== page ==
BERLIN – Patients with type 2 diabetes mellitus (T2DM) achieved “impressive” drops in glycated hemoglobin, or HbA1c, of up to 2.4% and in body weight of up to 11.3 kg with the investigational drug LY3298176 in a phase 2b trial.
The primary endpoint was the change in HbA1c at 26 weeks, which showed significant reductions from baseline of 1.6%, 2%, and 2.4% for the 5-mg, 10-mg, and 15-mg doses, respectively, of the drug tested. By comparison, a drop of just 1.1% was seen for dulaglutide, and 0.1% for placebo.
The higher doses of LY3298176, which is a dual agonist of glucose-dependent insulinotropic polypeptide (GIP) and the glucagonlike peptide–1 (GLP-1) receptor, used in the trial helped up to 90% of patients achieve an HbA1c of 7% or less, 82% of patients to achieve an HbA1c of 6.5% or less, and up to 30% of patients to achieve an HbA1c of less than 5.7%, a range which is considered normal for people without diabetes.
As for weight loss, the 5-mg, 10-mg, and 15-mg doses of LY3298176 helped patients achieve significant –4.8-kg, –8.7-kg, and –11.3-kg changes from baseline, respectively. These were greater than those seen with dulaglutide (–2.7 kg) and placebo (–0.4 kg).
More than one third of patients treated with the novel drug achieved at least a 10% or more change in their starting body weight, with a quarter of patients on the 15-mg dose achieving a 15% or more change in bodyweight.
“These are very, very impressive data both from an A1c-lowering perspective and also from a weight reduction perspective,” said the study’s principal investigator Juan Frias, MD, at a press briefing held at the annual meeting of the European Association for the Study of Diabetes (EASD).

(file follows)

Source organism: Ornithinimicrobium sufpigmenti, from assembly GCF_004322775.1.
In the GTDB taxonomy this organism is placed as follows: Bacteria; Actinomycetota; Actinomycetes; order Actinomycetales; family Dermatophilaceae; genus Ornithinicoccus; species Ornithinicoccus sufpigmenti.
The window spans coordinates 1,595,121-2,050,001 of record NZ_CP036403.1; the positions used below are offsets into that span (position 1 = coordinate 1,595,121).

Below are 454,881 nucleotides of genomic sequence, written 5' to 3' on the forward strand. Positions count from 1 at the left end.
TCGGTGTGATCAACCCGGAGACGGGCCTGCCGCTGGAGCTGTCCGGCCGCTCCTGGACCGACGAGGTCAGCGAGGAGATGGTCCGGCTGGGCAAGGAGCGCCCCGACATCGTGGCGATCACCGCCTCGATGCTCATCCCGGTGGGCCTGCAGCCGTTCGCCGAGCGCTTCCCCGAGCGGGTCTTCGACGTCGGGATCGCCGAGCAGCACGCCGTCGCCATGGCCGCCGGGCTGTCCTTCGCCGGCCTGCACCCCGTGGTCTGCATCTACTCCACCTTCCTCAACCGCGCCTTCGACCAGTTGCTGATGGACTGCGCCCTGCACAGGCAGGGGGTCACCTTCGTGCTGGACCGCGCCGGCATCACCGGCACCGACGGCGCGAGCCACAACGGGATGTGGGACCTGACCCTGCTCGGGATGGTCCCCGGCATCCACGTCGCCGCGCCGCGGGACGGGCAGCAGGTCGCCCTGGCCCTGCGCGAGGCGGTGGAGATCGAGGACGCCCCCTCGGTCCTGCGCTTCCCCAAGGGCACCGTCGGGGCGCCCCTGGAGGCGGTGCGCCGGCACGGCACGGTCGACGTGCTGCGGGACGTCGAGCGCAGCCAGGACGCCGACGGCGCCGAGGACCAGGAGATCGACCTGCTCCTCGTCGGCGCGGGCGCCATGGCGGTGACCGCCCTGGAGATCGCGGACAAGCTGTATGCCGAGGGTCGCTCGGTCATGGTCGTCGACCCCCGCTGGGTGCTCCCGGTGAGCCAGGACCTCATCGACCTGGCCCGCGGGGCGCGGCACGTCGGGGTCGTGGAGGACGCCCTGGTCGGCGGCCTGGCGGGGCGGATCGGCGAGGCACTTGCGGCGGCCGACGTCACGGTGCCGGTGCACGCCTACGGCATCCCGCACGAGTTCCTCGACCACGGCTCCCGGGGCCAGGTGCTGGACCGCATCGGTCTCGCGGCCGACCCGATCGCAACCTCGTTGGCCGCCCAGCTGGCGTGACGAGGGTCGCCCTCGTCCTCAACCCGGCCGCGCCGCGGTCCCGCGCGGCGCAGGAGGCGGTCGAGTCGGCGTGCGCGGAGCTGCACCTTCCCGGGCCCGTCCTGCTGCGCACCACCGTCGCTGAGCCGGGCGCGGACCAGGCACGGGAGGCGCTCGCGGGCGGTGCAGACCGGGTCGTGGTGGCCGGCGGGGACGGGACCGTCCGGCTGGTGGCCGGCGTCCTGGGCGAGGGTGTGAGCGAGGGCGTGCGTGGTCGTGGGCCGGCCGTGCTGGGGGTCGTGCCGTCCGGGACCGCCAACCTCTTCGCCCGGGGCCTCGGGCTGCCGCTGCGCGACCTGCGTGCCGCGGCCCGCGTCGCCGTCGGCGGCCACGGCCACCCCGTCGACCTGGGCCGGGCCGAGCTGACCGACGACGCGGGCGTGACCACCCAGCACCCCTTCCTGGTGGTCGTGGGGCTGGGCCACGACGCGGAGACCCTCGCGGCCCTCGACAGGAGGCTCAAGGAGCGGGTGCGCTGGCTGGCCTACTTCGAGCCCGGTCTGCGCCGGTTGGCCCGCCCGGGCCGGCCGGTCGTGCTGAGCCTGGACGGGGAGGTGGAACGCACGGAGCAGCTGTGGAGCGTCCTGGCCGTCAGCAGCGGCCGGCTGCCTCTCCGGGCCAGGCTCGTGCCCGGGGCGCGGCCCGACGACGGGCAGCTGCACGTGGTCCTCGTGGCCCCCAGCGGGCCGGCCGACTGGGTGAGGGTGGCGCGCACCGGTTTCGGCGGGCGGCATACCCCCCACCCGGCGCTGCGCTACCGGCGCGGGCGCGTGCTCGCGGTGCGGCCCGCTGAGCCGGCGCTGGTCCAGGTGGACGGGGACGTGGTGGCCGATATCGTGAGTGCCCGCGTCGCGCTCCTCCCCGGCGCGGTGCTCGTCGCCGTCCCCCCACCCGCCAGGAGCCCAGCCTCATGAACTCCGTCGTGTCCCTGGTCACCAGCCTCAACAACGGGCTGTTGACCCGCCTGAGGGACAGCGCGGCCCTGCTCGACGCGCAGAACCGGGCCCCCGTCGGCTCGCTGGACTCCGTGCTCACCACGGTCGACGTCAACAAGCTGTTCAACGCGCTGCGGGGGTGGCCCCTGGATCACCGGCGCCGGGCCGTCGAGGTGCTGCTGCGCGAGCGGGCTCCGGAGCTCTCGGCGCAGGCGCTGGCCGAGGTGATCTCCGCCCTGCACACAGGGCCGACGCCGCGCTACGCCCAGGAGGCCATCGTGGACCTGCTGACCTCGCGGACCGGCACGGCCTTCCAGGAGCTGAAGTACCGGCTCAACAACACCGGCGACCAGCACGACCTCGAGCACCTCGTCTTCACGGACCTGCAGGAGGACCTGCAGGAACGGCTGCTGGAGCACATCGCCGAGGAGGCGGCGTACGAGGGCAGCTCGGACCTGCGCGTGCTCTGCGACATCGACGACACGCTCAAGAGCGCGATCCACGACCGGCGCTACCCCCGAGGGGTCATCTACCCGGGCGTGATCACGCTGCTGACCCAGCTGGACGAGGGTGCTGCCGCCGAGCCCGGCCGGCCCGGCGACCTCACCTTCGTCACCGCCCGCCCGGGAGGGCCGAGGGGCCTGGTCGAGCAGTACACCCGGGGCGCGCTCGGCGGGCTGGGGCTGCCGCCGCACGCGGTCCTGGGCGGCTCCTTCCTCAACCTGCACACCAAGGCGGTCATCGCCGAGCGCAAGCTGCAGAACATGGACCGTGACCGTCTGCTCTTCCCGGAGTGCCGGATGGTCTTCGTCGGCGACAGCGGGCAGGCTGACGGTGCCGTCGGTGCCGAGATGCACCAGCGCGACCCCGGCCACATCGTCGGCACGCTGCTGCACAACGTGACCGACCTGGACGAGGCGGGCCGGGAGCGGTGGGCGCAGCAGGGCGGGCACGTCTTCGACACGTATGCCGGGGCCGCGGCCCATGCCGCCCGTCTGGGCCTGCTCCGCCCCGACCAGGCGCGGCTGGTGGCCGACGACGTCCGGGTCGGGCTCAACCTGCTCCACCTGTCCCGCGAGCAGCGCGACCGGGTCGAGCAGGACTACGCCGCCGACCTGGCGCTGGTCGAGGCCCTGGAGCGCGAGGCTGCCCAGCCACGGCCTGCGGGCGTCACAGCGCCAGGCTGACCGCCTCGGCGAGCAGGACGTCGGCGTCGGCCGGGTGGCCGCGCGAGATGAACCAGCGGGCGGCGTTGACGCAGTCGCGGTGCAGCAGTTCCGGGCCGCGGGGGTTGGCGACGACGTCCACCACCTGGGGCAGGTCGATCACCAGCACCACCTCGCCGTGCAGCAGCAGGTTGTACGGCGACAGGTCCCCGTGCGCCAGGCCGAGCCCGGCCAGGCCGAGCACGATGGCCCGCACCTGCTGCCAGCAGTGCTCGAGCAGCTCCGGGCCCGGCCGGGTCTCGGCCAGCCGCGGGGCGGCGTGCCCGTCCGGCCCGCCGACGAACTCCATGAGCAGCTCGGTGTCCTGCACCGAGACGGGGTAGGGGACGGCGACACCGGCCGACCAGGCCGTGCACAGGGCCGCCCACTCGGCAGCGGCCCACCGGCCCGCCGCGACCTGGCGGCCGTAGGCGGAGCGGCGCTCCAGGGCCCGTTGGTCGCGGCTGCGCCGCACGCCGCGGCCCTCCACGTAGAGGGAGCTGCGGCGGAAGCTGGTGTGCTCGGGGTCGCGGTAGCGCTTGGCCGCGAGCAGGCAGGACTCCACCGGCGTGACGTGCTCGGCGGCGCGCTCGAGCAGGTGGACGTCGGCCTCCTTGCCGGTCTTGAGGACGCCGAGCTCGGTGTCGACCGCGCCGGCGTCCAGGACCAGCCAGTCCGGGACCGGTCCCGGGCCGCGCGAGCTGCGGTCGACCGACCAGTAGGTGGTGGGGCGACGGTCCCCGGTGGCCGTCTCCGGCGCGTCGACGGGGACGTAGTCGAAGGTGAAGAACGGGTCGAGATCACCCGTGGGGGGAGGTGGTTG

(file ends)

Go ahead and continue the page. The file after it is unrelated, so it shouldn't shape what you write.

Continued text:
GLP-1 receptor agonist therapy is a recommended treatment for T2DM because it addresses many of the important pathophysiologic problems, from blood glucose control and weight loss to reducing cardiovascular risk, Dr. Frias observed.
He added that the first GLP-1 receptor agonists became available in the United States in 2005. Their use in T2DM has recently been further endorsed in a consensus report (Diabetes Care. 2018 Sep.; Diabetologia. 2018. ) issued jointly by the American Diabetes Association and the EASD.
“Despite the potency of these agents, many of our patients are not achieving adequate glycemic or weight control, so we could always use new agents that are more potent as long as they’re safe for the patient,” said Dr. Frias, who is a clinical endocrinologist and the chief executive officer at the National Research Institute in Los Angeles
LY3298176 is a novel unimolecular, multifunctional peptide that is being developed by Eli Lilly as a dual GIP/GLP-1 receptor agonist for the treatment of T2DM. It consists of 39 amino acids linked to a C20 fatty–diacid moiety and has a mean half-life of around 5 days, which means it can be dosed weekly, Dr. Frias observed.
The effect of targeting both GIP and the GLP-1 receptor simultaneously is possibly both additive and complementary, Dr. Frias suggested. Additive effects may include a decrease in food intake and an increase in insulin secretion, with opposing effects on glucagon secretion, with the additional effects of increased glucose uptake with GIP and delayed gastric emptying with GLP-1 receptor agonism.